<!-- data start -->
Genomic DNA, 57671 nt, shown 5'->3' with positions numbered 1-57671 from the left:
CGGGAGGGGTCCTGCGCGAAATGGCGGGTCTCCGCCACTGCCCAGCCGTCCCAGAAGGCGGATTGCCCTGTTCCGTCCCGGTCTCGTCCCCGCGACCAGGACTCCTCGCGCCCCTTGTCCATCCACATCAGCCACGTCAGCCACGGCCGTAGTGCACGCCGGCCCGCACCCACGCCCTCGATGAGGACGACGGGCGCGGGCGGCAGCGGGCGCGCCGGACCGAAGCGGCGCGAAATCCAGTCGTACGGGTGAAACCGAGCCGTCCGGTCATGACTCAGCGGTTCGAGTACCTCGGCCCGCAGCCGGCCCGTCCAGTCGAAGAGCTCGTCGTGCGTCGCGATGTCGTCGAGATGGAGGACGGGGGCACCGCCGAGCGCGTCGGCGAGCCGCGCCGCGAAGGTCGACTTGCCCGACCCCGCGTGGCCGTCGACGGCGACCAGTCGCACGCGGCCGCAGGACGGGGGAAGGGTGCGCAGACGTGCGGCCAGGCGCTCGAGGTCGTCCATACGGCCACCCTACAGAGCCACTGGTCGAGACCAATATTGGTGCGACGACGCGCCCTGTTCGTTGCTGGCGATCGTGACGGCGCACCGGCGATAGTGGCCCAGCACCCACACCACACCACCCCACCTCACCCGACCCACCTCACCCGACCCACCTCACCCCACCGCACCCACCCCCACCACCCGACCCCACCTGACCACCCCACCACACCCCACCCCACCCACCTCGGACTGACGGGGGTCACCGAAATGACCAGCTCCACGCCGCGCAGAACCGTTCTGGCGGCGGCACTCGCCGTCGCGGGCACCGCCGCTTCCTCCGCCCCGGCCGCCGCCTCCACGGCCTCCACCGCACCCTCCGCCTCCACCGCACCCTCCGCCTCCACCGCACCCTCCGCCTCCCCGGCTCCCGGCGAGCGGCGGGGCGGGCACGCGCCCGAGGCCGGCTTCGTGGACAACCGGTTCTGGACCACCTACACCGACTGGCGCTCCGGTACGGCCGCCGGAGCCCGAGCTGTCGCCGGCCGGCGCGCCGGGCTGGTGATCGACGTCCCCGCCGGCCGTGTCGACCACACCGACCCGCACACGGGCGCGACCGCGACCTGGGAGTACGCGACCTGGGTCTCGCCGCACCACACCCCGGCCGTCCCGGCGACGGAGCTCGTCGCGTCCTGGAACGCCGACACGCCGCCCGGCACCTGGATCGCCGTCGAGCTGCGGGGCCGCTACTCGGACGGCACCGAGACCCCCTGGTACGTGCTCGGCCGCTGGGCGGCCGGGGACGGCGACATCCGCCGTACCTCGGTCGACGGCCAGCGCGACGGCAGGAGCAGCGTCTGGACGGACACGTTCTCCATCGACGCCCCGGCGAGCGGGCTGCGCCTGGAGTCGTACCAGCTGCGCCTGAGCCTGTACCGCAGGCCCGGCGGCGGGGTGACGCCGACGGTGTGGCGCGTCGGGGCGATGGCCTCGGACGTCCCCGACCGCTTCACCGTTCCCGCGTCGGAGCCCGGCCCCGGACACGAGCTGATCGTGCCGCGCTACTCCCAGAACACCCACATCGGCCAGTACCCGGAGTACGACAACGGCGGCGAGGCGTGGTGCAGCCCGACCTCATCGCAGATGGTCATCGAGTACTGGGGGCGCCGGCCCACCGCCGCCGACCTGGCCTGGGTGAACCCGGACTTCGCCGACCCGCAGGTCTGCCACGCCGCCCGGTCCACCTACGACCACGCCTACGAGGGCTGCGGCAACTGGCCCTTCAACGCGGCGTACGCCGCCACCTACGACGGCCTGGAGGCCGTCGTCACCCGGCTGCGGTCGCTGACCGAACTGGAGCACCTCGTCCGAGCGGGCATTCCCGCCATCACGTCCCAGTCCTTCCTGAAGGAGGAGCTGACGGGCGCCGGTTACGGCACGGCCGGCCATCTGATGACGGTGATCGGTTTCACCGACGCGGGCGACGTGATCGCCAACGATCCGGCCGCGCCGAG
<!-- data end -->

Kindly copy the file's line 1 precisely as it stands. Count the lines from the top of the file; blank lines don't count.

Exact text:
Genomic DNA, 57671 nt, shown 5'->3' with positions numbered 1-57671 from the left: